In the week before Christmas last year, the Australian Bureau of Statistics quietly trashed your privacy. We have only a few months to claim it back.
In December 2015, the ABS announced its plans to collect and keep the name and address of every person in Australia, starting with the August 2016 census. And to then use your name and address, to link your census answers to other sets of data, like health and educational records, so that the ABS can develop “a richer and dynamic statistical picture of Australia through the combination of Census data with other survey and administrative data”.
This article is by Anna Johnston from Salinger Privacy. Anna is a former Deputy Privacy Commissioner for NSW, and was Chair of the Australian Privacy Foundation, 2005-06. It is republished here with permission. See the original article.
That’s right – census data could be linked to health records too. So that the ABS can do things like “(understand) and support … people who require mental health services”.
This proposal represents the most significant and intrusive collection of identifiable data about you, me, and every other Australian, that has ever been attempted. It will allow the ABS to build up, over time, a rich and deep picture of every Australian’s life, in an identifiable form.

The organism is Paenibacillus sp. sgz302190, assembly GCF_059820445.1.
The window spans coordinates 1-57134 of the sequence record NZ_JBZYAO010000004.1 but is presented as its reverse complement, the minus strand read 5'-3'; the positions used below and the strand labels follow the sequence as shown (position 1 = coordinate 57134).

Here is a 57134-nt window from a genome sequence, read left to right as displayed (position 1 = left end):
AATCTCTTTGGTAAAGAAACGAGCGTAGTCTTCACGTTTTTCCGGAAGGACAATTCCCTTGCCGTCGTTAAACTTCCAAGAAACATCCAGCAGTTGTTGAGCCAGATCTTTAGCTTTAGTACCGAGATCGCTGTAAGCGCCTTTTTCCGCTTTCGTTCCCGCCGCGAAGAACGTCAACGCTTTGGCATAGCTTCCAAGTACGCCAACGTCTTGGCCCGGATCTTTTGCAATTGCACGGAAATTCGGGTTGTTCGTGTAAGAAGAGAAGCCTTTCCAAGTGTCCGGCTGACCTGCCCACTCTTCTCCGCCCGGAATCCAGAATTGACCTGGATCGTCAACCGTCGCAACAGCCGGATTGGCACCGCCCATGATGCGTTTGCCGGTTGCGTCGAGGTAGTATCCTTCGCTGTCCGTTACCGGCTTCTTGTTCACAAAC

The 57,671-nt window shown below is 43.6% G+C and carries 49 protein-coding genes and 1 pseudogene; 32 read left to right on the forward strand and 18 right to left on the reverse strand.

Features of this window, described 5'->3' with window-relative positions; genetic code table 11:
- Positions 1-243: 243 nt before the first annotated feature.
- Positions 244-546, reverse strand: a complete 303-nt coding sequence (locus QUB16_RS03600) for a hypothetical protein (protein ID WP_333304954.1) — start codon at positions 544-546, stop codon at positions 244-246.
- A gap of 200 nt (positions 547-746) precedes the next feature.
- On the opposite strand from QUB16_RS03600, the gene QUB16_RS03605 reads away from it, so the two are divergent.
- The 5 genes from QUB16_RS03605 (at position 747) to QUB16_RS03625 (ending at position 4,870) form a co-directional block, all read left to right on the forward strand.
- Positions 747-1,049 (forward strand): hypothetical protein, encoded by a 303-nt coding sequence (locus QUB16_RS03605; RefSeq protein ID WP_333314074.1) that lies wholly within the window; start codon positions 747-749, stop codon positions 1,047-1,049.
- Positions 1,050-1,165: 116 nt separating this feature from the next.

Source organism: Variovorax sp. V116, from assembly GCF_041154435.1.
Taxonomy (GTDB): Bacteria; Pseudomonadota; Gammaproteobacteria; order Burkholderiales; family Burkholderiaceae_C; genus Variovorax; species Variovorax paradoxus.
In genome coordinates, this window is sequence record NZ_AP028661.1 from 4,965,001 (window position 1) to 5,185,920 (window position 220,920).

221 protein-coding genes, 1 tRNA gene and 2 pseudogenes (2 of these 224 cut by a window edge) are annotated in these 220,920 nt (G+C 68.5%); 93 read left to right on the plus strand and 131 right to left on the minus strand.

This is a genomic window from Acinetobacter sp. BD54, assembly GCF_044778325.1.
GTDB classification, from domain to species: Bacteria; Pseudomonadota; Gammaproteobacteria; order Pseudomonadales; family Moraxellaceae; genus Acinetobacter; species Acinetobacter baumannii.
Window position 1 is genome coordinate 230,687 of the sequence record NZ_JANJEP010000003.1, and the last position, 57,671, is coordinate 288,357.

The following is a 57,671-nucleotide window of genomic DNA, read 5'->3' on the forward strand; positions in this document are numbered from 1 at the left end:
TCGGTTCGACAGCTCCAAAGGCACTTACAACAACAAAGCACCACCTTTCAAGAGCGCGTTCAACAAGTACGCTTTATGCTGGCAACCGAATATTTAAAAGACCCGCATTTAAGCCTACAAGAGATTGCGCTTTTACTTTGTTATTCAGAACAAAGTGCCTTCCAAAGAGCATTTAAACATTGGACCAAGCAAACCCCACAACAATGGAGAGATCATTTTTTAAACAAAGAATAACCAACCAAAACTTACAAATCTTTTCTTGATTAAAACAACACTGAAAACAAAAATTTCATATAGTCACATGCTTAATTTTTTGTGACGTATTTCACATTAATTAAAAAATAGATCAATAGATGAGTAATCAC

Up until now, the name and address portion of census forms was not retained by the ABS; just as soon as the rest of your census answers were transcribed, the paper forms were destroyed.
But the new proposal is to keep name and address, as well as your answers to all the Census questions included this year, such as sex, age, marital status, indigenous status, religious affiliation, income, education level, ancestry, language spoken at home, occupation, work address, previous home address, vehicles garaged at your address, and the relationships between people living in the same home.
Statements from the ABS which trivialise the risks posed by stripping away census anonymity have missed the point. Seeking to justify the proposal by saying that the ABS will never release identifiable information ignores the point that they shouldn’t have it in the first place. And, as my mother taught me – you shouldn’t make promises you cannot keep.
The risks include leaks from corrupted ABS staff, or organised criminals who wish to perpetrate identity theft and fraud by hacking into the database. The ABS is not magically immune to the risk of data breaches. It was only last year that one of their staff was convicted of leaking data to a friend at the NAB as part of a multi-million dollar insider trading scam.
Blithe reassurances about the security of census information ring hollow as we have seen the slow but steady fallout from so many recent data security breaches, from the Ashley Maddison hack to the Department of Immigration’s bungle which saw 9,250 asylum seekers’ details published online. Whether from external hackers, deliberate misuse by ABS staff or negligent losses of data, the only way to prevent data breaches from occurring is to not hold the information in the first place.